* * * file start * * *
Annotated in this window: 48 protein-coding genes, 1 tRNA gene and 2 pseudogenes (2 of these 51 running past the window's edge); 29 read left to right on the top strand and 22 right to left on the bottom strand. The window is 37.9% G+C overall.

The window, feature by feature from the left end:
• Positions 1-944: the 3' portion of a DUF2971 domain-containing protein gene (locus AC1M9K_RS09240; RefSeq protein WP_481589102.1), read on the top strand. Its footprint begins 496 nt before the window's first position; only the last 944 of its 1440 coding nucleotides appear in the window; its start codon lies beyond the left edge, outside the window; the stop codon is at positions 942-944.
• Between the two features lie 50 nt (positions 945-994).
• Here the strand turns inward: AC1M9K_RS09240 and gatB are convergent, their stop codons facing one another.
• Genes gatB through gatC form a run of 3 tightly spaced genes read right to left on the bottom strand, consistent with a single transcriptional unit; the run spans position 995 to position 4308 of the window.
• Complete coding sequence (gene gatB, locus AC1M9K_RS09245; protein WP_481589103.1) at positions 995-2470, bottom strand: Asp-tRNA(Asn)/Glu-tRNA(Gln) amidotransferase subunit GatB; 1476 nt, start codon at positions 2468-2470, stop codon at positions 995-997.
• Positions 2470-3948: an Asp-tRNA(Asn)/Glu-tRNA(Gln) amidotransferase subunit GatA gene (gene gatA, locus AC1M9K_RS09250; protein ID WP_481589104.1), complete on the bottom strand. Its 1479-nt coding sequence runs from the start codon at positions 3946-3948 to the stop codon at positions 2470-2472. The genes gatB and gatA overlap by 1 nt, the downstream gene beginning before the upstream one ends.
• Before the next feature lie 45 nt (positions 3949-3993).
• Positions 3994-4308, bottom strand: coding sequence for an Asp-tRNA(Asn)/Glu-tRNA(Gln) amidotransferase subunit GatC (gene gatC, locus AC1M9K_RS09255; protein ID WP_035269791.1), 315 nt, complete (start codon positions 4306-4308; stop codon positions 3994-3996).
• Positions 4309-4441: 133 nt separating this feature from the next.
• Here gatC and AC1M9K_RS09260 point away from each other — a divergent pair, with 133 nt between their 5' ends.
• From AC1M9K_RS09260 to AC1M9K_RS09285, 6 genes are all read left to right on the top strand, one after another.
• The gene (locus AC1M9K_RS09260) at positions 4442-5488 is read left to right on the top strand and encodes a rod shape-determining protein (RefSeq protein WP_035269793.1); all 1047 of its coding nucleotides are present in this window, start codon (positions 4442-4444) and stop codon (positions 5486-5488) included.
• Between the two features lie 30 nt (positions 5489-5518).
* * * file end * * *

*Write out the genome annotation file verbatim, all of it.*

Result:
Annotated in this window: 48 protein-coding genes, 1 tRNA gene and 2 pseudogenes (2 of these 51 running past the window's edge); 29 read left to right on the top strand and 22 right to left on the bottom strand. The window is 37.9% G+C overall.

The window, feature by feature from the left end:
• Positions 1-944: the 3' portion of a DUF2971 domain-containing protein gene (locus AC1M9K_RS09240; RefSeq protein WP_481589102.1), read on the top strand. Its footprint begins 496 nt before the window's first position; only the last 944 of its 1440 coding nucleotides appear in the window; its start codon lies beyond the left edge, outside the window; the stop codon is at positions 942-944.
• Between the two features lie 50 nt (positions 945-994).
• Here the strand turns inward: AC1M9K_RS09240 and gatB are convergent, their stop codons facing one another.
• Genes gatB through gatC form a run of 3 tightly spaced genes read right to left on the bottom strand, consistent with a single transcriptional unit; the run spans position 995 to position 4308 of the window.
• Complete coding sequence (gene gatB, locus AC1M9K_RS09245; protein WP_481589103.1) at positions 995-2470, bottom strand: Asp-tRNA(Asn)/Glu-tRNA(Gln) amidotransferase subunit GatB; 1476 nt, start codon at positions 2468-2470, stop codon at positions 995-997.
• Positions 2470-3948: an Asp-tRNA(Asn)/Glu-tRNA(Gln) amidotransferase subunit GatA gene (gene gatA, locus AC1M9K_RS09250; protein ID WP_481589104.1), complete on the bottom strand. Its 1479-nt coding sequence runs from the start codon at positions 3946-3948 to the stop codon at positions 2470-2472. The genes gatB and gatA overlap by 1 nt, the downstream gene beginning before the upstream one ends.
• Before the next feature lie 45 nt (positions 3949-3993).
• Positions 3994-4308, bottom strand: coding sequence for an Asp-tRNA(Asn)/Glu-tRNA(Gln) amidotransferase subunit GatC (gene gatC, locus AC1M9K_RS09255; protein ID WP_035269791.1), 315 nt, complete (start codon positions 4306-4308; stop codon positions 3994-3996).
• Positions 4309-4441: 133 nt separating this feature from the next.
• Here gatC and AC1M9K_RS09260 point away from each other — a divergent pair, with 133 nt between their 5' ends.
• From AC1M9K_RS09260 to AC1M9K_RS09285, 6 genes are all read left to right on the top strand, one after another.
• The gene (locus AC1M9K_RS09260) at positions 4442-5488 is read left to right on the top strand and encodes a rod shape-determining protein (RefSeq protein WP_035269793.1); all 1047 of its coding nucleotides are present in this window, start codon (positions 4442-4444) and stop codon (positions 5486-5488) included.
• Between the two features lie 30 nt (positions 5489-5518).